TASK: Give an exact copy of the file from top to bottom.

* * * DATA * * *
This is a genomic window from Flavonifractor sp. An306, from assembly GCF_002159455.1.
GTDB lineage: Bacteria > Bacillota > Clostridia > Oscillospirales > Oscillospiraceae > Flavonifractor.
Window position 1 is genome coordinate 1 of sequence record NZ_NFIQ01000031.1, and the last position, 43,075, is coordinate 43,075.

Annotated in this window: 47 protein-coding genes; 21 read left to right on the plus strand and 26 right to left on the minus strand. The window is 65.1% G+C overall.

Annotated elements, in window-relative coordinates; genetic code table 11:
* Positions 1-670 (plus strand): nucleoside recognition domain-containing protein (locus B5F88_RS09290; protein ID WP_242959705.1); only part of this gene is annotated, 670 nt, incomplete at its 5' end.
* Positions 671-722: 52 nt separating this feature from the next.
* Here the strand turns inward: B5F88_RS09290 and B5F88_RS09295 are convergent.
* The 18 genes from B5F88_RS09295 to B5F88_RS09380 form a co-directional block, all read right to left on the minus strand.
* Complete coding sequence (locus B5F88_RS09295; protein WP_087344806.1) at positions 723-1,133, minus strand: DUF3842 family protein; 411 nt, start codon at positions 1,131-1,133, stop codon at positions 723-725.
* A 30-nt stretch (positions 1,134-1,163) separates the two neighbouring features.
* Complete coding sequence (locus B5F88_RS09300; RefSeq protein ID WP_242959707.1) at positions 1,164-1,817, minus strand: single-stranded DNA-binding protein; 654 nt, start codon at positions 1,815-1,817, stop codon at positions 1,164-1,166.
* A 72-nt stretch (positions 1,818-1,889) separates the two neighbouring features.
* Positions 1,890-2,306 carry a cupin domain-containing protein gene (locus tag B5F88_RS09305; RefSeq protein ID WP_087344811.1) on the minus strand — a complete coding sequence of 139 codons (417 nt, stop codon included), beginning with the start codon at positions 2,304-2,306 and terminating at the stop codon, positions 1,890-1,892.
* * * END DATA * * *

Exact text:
This is a genomic window from Flavonifractor sp. An306, from assembly GCF_002159455.1.
GTDB lineage: Bacteria > Bacillota > Clostridia > Oscillospirales > Oscillospiraceae > Flavonifractor.
Window position 1 is genome coordinate 1 of sequence record NZ_NFIQ01000031.1, and the last position, 43,075, is coordinate 43,075.

Annotated in this window: 47 protein-coding genes; 21 read left to right on the plus strand and 26 right to left on the minus strand. The window is 65.1% G+C overall.

Annotated elements, in window-relative coordinates; genetic code table 11:
* Positions 1-670 (plus strand): nucleoside recognition domain-containing protein (locus B5F88_RS09290; protein ID WP_242959705.1); only part of this gene is annotated, 670 nt, incomplete at its 5' end.
* Positions 671-722: 52 nt separating this feature from the next.
* Here the strand turns inward: B5F88_RS09290 and B5F88_RS09295 are convergent.
* The 18 genes from B5F88_RS09295 to B5F88_RS09380 form a co-directional block, all read right to left on the minus strand.
* Complete coding sequence (locus B5F88_RS09295; protein WP_087344806.1) at positions 723-1,133, minus strand: DUF3842 family protein; 411 nt, start codon at positions 1,131-1,133, stop codon at positions 723-725.
* A 30-nt stretch (positions 1,134-1,163) separates the two neighbouring features.
* Complete coding sequence (locus B5F88_RS09300; RefSeq protein ID WP_242959707.1) at positions 1,164-1,817, minus strand: single-stranded DNA-binding protein; 654 nt, start codon at positions 1,815-1,817, stop codon at positions 1,164-1,166.
* A 72-nt stretch (positions 1,818-1,889) separates the two neighbouring features.
* Positions 1,890-2,306 carry a cupin domain-containing protein gene (locus tag B5F88_RS09305; RefSeq protein ID WP_087344811.1) on the minus strand — a complete coding sequence of 139 codons (417 nt, stop codon included), beginning with the start codon at positions 2,304-2,306 and terminating at the stop codon, positions 1,890-1,892.